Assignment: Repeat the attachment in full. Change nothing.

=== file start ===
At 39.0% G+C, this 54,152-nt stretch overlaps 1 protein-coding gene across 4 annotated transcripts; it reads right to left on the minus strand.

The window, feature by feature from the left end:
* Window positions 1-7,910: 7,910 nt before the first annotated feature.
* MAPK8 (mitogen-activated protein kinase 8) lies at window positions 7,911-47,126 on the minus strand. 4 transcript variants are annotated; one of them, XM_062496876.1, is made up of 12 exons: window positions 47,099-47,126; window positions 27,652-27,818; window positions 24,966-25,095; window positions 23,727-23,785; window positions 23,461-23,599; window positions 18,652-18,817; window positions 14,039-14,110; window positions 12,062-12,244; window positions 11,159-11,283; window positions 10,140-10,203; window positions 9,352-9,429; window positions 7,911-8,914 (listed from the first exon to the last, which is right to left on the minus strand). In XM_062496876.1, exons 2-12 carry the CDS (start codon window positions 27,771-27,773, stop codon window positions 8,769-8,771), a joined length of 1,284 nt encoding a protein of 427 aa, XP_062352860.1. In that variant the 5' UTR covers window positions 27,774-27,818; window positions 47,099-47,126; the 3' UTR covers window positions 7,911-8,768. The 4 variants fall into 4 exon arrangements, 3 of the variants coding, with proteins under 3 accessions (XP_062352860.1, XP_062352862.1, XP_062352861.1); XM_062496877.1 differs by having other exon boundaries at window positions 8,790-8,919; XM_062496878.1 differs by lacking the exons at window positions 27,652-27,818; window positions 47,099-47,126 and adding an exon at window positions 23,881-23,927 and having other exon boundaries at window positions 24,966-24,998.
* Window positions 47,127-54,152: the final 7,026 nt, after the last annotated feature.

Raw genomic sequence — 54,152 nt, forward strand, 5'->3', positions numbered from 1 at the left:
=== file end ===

At 39.0% G+C, this 54,152-nt stretch overlaps 1 protein-coding gene across 4 annotated transcripts; it reads right to left on the minus strand.

The window, feature by feature from the left end:
* Window positions 1-7,910: 7,910 nt before the first annotated feature.
* MAPK8 (mitogen-activated protein kinase 8) lies at window positions 7,911-47,126 on the minus strand. 4 transcript variants are annotated; one of them, XM_062496876.1, is made up of 12 exons: window positions 47,099-47,126; window positions 27,652-27,818; window positions 24,966-25,095; window positions 23,727-23,785; window positions 23,461-23,599; window positions 18,652-18,817; window positions 14,039-14,110; window positions 12,062-12,244; window positions 11,159-11,283; window positions 10,140-10,203; window positions 9,352-9,429; window positions 7,911-8,914 (listed from the first exon to the last, which is right to left on the minus strand). In XM_062496876.1, exons 2-12 carry the CDS (start codon window positions 27,771-27,773, stop codon window positions 8,769-8,771), a joined length of 1,284 nt encoding a protein of 427 aa, XP_062352860.1. In that variant the 5' UTR covers window positions 27,774-27,818; window positions 47,099-47,126; the 3' UTR covers window positions 7,911-8,768. The 4 variants fall into 4 exon arrangements, 3 of the variants coding, with proteins under 3 accessions (XP_062352860.1, XP_062352862.1, XP_062352861.1); XM_062496877.1 differs by having other exon boundaries at window positions 8,790-8,919; XM_062496878.1 differs by lacking the exons at window positions 27,652-27,818; window positions 47,099-47,126 and adding an exon at window positions 23,881-23,927 and having other exon boundaries at window positions 24,966-24,998.
* Window positions 47,127-54,152: the final 7,026 nt, after the last annotated feature.

Raw genomic sequence — 54,152 nt, forward strand, 5'->3', positions numbered from 1 at the left: